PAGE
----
The coupling of Dvořák’s
most popular symphony with his best-known short orchestral work sounds
like a good idea, and there is much to praise and enjoy in this issue.
Carnival receives a bright,
lively performance, also admirably tidy in the tricky figuration Dvořák
gives to many parts of the orchestra – e.g. horns, then violins around
3:09 (track 1). The interlude that follows, with its four-note ostinato
started by the cor anglais, is played most beautifully, too. Indeed, the
only real drawback is the balance at the very start of the overture, where
the main theme is almost drowned by noisy percussion. The recording quality
is generally very acceptable, but does suffer from a certain lack of depth
and perspective that you often find in American recordings.
Previn begins the New World in a thoughtful,
restrained way that is very effective. The quirks of recording balance
are soon with us again though, in the alarmingly close and loud timpani
strokes at 0:54 (track 2). The main Allegro that follows is lacking
in thrust and momentum; the tempo sags here and there, so that the final
impression is of a movement that never quite catches fire. There are
some irritating mannerisms in Previn’s phrasing, too, that hold the
music up, e.g. the unrhythmical drawing out of the notes at the ends
of the strings’ phrases, track 2, 2:11.
The Largo is beautifully done, with a fine contribution
from the Los Angeles cor anglais player, and here Previn preserves the
forward pulse without ever hurrying the music. I do object to clumsy
editing though; when the woodwind reprise the opening brass chords at
2:17 (track 3), the beginning of one of the chords has been ‘chopped’,
presumably because the attack lacked unanimity. But I for one would
rather have an untidy chord than the awful artificial sound we have
here; why not go the whole hog and play the symphony on a synthesiser?
There are examples of this nefarious practice elsewhere on the disc.
The Scherzo is as delicious as ever, and I loved
Previn’s brisk, business-like tempo. Another balance problem surfaces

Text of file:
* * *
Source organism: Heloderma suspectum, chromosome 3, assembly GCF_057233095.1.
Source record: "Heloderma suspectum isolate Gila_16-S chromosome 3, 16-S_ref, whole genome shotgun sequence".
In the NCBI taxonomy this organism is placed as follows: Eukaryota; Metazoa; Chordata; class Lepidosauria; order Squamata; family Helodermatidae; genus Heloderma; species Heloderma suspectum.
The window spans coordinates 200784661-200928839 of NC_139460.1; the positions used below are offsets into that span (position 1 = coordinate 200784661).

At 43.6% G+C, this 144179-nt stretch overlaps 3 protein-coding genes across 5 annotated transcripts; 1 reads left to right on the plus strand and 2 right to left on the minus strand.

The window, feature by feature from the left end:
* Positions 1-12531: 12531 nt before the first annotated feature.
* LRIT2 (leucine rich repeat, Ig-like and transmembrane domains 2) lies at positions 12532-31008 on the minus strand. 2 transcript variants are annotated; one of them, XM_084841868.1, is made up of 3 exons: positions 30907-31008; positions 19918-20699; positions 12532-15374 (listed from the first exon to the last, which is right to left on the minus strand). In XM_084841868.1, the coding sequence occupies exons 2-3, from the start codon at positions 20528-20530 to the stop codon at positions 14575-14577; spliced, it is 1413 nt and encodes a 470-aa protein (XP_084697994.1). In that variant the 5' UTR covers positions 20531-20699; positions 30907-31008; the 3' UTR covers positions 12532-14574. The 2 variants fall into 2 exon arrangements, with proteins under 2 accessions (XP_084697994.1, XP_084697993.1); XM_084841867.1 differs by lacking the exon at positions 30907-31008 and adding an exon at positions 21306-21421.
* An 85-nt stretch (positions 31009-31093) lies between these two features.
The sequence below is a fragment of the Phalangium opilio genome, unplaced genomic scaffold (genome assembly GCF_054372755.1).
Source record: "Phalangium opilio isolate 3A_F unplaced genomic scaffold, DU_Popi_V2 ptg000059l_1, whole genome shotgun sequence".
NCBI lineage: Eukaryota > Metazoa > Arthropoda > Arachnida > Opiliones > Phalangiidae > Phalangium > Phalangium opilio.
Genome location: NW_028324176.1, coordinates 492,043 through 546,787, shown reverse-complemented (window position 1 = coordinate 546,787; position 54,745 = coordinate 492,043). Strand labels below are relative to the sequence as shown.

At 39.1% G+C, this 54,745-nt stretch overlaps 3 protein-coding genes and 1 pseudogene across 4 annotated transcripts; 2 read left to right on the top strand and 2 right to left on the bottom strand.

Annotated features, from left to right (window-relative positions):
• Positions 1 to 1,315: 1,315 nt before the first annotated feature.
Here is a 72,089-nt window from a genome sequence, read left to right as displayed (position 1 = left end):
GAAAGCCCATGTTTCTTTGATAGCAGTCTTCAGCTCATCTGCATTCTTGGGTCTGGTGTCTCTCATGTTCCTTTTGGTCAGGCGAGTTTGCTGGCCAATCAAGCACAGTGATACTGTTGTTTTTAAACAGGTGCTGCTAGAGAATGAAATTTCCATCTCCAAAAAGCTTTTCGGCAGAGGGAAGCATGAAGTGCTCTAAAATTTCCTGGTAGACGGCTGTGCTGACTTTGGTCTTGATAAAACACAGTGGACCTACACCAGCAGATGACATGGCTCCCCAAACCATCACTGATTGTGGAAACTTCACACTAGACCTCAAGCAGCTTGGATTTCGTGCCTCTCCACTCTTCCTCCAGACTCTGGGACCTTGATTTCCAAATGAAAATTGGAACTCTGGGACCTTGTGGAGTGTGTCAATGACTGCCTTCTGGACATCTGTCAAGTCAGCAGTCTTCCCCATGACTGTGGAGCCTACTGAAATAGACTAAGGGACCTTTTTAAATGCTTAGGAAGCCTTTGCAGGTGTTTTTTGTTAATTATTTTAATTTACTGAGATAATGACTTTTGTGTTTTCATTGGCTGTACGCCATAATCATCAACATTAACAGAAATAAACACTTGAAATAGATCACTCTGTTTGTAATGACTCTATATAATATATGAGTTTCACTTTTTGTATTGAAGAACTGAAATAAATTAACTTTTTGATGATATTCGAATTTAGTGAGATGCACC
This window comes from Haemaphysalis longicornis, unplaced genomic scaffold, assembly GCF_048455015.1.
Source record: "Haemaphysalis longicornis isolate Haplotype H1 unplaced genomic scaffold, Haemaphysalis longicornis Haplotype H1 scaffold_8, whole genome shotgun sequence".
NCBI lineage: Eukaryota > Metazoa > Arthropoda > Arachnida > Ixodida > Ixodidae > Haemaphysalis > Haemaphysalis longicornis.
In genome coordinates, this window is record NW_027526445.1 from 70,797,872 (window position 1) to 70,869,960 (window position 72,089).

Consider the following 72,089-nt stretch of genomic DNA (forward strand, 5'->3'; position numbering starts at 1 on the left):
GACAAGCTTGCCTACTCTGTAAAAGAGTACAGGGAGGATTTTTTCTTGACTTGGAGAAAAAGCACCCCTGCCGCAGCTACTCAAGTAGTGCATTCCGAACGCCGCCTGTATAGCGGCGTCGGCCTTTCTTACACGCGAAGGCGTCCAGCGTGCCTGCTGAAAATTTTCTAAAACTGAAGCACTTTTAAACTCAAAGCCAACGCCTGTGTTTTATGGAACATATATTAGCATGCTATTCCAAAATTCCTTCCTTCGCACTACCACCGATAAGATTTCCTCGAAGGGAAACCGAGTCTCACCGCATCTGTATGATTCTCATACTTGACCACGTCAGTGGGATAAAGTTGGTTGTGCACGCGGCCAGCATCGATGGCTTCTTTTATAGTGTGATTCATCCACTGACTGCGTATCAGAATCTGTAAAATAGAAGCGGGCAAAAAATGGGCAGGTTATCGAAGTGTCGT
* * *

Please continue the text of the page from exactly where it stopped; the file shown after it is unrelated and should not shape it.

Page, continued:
at the beginning of the trio, (track 4, 3:12) where the accompanying
strings are far too loud for the woodwind who present the melody. The
Allegro con fuoco finale is convincing enough, with some powerful
playing from the fine Los Angeles strings. But what on earth is Previn
doing in the passage of triplets that follows on from the main theme,
at 1:16? The music gallops off in the most bizarre way, and I think
we hear the sound of an orchestra being dragged along by their corporate
scruffs! Not pretty. The final chord of the symphony, never a comfortable
one for the wind, is here top heavy and a little out of tune, though
I’ve heard worse.
For me, the main disadvantage in this recording lies
in the sound of the orchestra. The LAPO is a fine ensemble, but
its chief (and remarkable) quality is its smoothness, and
I found myself continually yearning for brass with more genuine edge
and bite, woodwind with more reediness, a touch of the outdoor quality
you must have in Dvořák’s music. This is a high quality
performance in its way, despite the quirks mentioned above; but it can’t
really compare with combinations like Kubelik and the Bavarian RSO,
or, my perennial favourite, Kertész and the LSO.
A disappointing issue, then, from such a great musician
as André Previn, despite much fine playing and the undoubtedly